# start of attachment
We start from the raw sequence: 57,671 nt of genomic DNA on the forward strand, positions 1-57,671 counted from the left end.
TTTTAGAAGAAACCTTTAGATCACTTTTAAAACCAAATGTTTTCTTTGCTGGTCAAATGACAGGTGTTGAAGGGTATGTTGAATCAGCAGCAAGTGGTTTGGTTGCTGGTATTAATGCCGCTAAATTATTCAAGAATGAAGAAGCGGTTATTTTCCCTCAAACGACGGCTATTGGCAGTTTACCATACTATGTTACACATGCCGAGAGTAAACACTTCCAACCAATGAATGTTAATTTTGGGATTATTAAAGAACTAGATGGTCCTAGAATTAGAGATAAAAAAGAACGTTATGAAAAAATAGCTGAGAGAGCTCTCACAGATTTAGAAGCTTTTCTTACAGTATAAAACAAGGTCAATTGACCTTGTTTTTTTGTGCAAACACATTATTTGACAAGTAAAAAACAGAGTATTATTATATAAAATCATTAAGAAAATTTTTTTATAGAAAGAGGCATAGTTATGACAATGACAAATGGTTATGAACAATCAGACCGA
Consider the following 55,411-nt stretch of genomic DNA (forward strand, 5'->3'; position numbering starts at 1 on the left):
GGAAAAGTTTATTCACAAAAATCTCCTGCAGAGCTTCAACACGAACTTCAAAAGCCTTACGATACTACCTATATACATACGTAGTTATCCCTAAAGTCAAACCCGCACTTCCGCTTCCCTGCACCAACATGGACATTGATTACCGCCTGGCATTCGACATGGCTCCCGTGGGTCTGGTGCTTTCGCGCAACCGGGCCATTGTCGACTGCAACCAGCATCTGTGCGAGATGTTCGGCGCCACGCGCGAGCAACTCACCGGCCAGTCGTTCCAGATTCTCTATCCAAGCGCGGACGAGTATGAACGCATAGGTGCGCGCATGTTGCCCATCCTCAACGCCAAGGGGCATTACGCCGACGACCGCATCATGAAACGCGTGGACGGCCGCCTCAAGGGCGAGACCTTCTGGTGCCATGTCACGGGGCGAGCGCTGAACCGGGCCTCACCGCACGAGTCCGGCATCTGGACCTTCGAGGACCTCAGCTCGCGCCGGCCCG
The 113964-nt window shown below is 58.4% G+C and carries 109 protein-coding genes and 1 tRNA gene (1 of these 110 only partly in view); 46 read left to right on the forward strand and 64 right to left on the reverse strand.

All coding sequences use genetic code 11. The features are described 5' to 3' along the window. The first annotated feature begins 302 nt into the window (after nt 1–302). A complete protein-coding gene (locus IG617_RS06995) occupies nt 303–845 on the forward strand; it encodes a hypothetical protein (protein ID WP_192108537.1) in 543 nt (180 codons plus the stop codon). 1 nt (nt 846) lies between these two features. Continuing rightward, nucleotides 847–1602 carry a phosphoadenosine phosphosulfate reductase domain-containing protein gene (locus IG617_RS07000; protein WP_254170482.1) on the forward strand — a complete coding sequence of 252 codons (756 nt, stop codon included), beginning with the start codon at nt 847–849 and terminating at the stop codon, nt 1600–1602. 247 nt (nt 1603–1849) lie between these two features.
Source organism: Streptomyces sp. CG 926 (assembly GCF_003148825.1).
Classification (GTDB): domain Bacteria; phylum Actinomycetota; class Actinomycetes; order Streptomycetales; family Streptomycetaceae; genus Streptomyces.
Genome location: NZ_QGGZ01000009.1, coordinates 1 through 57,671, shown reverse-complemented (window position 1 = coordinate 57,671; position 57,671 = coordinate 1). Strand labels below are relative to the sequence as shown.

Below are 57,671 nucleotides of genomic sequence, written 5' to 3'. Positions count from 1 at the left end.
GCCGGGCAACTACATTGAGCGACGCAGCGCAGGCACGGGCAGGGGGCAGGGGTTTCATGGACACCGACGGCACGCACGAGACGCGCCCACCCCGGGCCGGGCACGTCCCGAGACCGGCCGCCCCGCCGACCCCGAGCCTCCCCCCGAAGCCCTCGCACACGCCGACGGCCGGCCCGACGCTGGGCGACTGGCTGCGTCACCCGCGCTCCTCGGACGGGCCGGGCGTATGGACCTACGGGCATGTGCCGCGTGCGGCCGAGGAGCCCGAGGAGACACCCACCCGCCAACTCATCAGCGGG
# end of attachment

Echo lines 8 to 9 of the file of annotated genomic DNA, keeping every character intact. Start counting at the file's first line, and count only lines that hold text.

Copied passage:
Classification (GTDB): domain Bacteria; phylum Actinomycetota; class Actinomycetes; order Streptomycetales; family Streptomycetaceae; genus Streptomyces.
Genome location: NZ_QGGZ01000009.1, coordinates 1 through 57,671, shown reverse-complemented (window position 1 = coordinate 57,671; position 57,671 = coordinate 1). Strand labels below are relative to the sequence as shown.